Subscribe
Join 40,000+ sales and marketing pros who receive our weekly insights, tips, and best practices.
Thank you! You have been subscribed.
Back to Learning Center
Learning Center
Learning Center
Close
The IMPACT Learning Center

Free resources to help you master inbound marketing and They Ask, You Answer

Access the Learning Center

Access the Learning Center

Access the Learning Center
learning_center_grey__What is They Ask, You Answer-v2-black

What is They Ask, You Answer

What is <span>They Ask, You Answer</span>
Articles, Podcasts, & Updates

Articles, Podcasts, & Updates

Articles, Podcasts, <span>& Updates</span>
Free Courses & Certifications

Free Courses & Certifications

Free Courses & <span>Certifications</span>
On-Demand Keynotes & Sessions

On-Demand Keynotes & Sessions

On-Demand <span>Keynotes & Sessions</span>
Events
Events
Close
IMPACT+ Membership
IMPACT+ Membership
Close
Services
Services
Close
Navigation_8_2021_taya

They Ask, You Answer Coaching & Training

They Ask, You Answer Coaching & Training
Navigation_8_2021_flywheel

Inbound Marketing Services

Inbound Marketing Services
Navigation_8_2021_website design - monitor

Website Design & Optimization

Website Design & Optimization
Navigation_8_2021_hubspot implementation

HubSpot Training & Implementation

HubSpot Training & Implementation
Navigation_8_2021_virtual selling

Virtual Sales
Training

Virtual Sales <br>Training
Navigation_8_2021_swell - paid ads

Paid Search & Social Services

Paid Search & Social Services
Become a Certified Coach
Become a Certified Coach
Close

What Taylor Swift’s Spotify Breakup Means for Consumerism

What Taylor Swift’s Spotify Breakup Means for Consumerism Blog Feature

November 8th, 2014 min read

taylor_swift_spotify_consumerismLooks like Spotify is the most recent name to be added to Taylor Swift's long list of highly publicized break ups.

The seven year relationship came to an end last week when Swift cleaned out her belongings and unapologetically left Spotify in the past, leaving many of their paid users asking - Tell Me Why?

After receiving public criticism from Spotify for her decision to withhold the release of her fifth studio album,1989, from their catalog, Swift and her label, Big Machine Records, executed the ultimate spiteful girlfriend move by removing all of her music from their service.

Industry insiders, however, speculate that the lover's quarrel was nothing but a timely opportunity to announce an already inevitable break up.

Scott Borchetta, CEO of Big Machine Records, has announced intentions to sell the label for an asking price of $200 million, a figure which becomes more viable when copious unit sales can be boasted as a metric of attraction. (Source: Business Insider)

The pull from Spotify not only proved to be strategic in driving sales, but also exceeding projections. Originally forecasted to sell 750,000 copies, 1989 sold 1.287 million units in its first week, demonstrating the greatest premiere sales for an album since Eminem's The Eminem Show in 2002. (Source: Billboard)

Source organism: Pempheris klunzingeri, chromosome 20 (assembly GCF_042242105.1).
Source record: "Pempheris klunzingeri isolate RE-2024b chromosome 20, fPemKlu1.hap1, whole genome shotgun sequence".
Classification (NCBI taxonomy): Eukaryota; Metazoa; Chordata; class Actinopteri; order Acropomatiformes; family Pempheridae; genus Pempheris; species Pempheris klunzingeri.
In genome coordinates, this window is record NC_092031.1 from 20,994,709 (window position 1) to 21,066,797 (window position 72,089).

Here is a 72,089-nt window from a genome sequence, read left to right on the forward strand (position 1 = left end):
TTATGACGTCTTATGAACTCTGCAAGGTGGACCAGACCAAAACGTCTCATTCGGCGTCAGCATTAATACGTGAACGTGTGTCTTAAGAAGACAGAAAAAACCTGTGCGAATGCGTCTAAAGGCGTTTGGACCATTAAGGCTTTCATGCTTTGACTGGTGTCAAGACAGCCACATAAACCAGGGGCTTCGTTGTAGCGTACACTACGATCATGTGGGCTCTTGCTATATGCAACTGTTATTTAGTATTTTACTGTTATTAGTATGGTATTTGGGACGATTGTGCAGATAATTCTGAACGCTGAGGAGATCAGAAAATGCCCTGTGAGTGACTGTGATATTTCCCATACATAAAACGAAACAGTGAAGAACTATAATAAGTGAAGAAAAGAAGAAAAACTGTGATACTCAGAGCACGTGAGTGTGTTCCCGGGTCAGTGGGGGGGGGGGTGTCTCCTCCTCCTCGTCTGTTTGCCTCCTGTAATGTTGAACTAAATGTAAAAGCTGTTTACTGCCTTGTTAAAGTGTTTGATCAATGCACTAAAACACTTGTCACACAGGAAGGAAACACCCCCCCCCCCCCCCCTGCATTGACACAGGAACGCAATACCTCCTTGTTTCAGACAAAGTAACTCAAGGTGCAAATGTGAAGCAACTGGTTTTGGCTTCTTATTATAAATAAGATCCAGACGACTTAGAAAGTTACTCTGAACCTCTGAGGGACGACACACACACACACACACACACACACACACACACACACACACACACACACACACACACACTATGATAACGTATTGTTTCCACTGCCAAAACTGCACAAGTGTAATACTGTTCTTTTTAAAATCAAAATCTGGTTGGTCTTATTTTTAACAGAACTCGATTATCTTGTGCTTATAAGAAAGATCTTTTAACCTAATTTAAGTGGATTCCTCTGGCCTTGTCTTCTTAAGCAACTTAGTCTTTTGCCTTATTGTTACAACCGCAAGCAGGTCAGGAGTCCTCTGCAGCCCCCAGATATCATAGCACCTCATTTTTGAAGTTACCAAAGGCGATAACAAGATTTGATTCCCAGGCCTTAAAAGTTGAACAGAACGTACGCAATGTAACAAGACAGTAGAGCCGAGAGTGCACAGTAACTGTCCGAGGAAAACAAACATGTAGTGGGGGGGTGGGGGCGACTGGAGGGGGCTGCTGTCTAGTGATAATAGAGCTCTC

If that sounds impressive, the release of 1989 additionally made Swift the only woman in history to sell over a million copies of three consecutive albums in their debut week. (Source: Forbes).

Not bad.

So what does this mean for business?

Will defying prescribed business models yield this result? Can I, too, shake off a business alliance that is no longer serving my long-term goals?

Not necessarily.

The dissolve of Swift and Spotify remind us that much like our intimate partnerships, it is not uncommon for B2B relationships to grow apart and become unable to fulfill the needs of one another.

However, unlike Swift, many (if not most) other businesses do not have the luxury to control our buyer's channel of consumption.

Businesses operate on sales. Sales exchange a commodity desired by the customer for money.

But Swift's removal of content from Spotify completely disregards customer preference and convenience. Rather than a focusing efforts on the buyer, this sales model is completely centered around the seller.

This method of business goes against everything we've been taught.

The age of the consumer

In today's technologically driven society, the buyer has been handed the power. By way of websites and applications generated by retailers, we literally have all the facts we need to make an informed decision at our fingertips.

We now know when, where, and who to buy from, all at the click of a button.

Armed with this knowledge, the distance between corporation and consumer diminishes even further with social media, offering us a direct and convenient means of communication.

Tweet at Best Buy to find out when that sale starts, post to Dunkin’ Donuts wall and let them know you're unhappy with your purchase.

In an era where purchase behavior is entirely decided by the consumer, you can expect any information that may influence future decisions to be delivered immediately.

But then there's Taylor Swift.

In a world of trial periods and "money back guarantees", she's making you buy it to try it. Not only does she make you buy it, she makes you buy it under her conditions.

Want to listen digitally? Buy it on iTunes. Need to have the bonus tracks? Those are only available at Target.

So what gives? Is she essentially strong-arming her audience to consume her content in the manner in which she wants?

Has Swift completely disregarded the age of the consumer or is she pioneering the way of the future - a marketplace where providers hold the power through distribution and the buyer must play by our rules?

Is this all just the natural corporate reaction to a consumer-driven ecosystem?

What are your thoughts?

IMPACT+ Sign Up
A FREE online learning community with on-demand courses, hundreds of expert-led sessions, thousands of your peers ready to support you, and much more.
Check it out